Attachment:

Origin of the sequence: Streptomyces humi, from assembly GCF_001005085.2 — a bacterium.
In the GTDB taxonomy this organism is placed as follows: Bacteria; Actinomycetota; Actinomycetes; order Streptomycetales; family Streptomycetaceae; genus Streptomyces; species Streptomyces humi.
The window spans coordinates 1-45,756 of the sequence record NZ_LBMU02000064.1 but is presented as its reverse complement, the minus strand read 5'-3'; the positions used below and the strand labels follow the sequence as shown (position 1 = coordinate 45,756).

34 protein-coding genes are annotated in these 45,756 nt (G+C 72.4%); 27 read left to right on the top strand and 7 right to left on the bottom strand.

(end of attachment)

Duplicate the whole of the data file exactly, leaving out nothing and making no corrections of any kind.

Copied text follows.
Origin of the sequence: Streptomyces humi, from assembly GCF_001005085.2 — a bacterium.
In the GTDB taxonomy this organism is placed as follows: Bacteria; Actinomycetota; Actinomycetes; order Streptomycetales; family Streptomycetaceae; genus Streptomyces; species Streptomyces humi.
The window spans coordinates 1-45,756 of the sequence record NZ_LBMU02000064.1 but is presented as its reverse complement, the minus strand read 5'-3'; the positions used below and the strand labels follow the sequence as shown (position 1 = coordinate 45,756).

34 protein-coding genes are annotated in these 45,756 nt (G+C 72.4%); 27 read left to right on the top strand and 7 right to left on the bottom strand.